[Fedora-packaging] "Code versus Content" clarification

Christian Krause chkr at fedoraproject.org
Mon Jul 27 22:12:24 UTC 2009


During one of my last reviews I've stumbled again over some "Code versus
Content" issues. After reviewing
carefully I've come to the following understanding:

Legal status of the content
If Fedora somehow publishes the files in any form (source or binary RPM)
then they must be under an acceptable license and redistribution must be
legally permitted. Additionally it must met the Fedora's criteria
described in the packaging guidelines (content should not be offensive,
no mp3 files, ...).
If the legal as well as Fedora's criteria are not met, the files must
not be shipped in any way and so they must be even stripped off from the
source files.

Question 1: How much investigation is needed from the packager or
reviewer? Is asking upstream for an official statement sufficient?

Content or example
If the files can be considered as examples they can just be included in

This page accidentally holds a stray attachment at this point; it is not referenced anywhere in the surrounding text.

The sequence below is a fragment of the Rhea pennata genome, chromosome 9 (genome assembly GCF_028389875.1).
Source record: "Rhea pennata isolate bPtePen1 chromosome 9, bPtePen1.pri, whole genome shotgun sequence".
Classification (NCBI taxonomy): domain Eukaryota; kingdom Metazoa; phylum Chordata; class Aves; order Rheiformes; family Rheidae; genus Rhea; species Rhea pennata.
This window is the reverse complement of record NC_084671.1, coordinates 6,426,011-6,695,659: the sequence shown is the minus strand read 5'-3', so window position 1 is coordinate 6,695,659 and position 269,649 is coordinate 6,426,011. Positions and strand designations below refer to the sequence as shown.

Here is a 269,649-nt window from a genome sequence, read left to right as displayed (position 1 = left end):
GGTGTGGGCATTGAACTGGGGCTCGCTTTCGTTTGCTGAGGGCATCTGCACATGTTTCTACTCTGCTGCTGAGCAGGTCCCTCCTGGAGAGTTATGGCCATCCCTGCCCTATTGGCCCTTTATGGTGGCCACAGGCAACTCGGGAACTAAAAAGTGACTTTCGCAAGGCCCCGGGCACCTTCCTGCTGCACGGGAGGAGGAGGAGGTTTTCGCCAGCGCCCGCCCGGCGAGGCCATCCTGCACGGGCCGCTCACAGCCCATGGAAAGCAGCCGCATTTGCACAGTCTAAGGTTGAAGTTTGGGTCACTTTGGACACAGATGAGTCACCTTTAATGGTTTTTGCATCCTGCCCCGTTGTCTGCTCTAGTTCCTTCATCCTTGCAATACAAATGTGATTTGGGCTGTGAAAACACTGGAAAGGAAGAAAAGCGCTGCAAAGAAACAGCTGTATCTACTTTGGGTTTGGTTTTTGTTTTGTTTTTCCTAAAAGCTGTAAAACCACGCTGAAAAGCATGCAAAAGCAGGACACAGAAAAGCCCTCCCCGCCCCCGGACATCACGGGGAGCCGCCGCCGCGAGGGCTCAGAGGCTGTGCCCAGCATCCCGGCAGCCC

the packages without any interaction with FeSCO.
The explicit criteria is not defined, but the following seems quite
logical to me:
If the files contain rather small demonstrations of the package's
capabilities then they are examples (e.g. some midi files in an audio
related package).
If the files contain a rather detailed or complete work (e.g. if the
midi file would contain a thoroughly arranged concert), then they are
clearly content.

Question 2: If it is undecided, who should make the final decision
whether something is just an example?

Inclusion of content
If the files are considered as "real" content and are legally
permissable then FeSCO has the final word about the inclusion.

Does this summary reflects the intention behind the packaging guidelines

Best regards,

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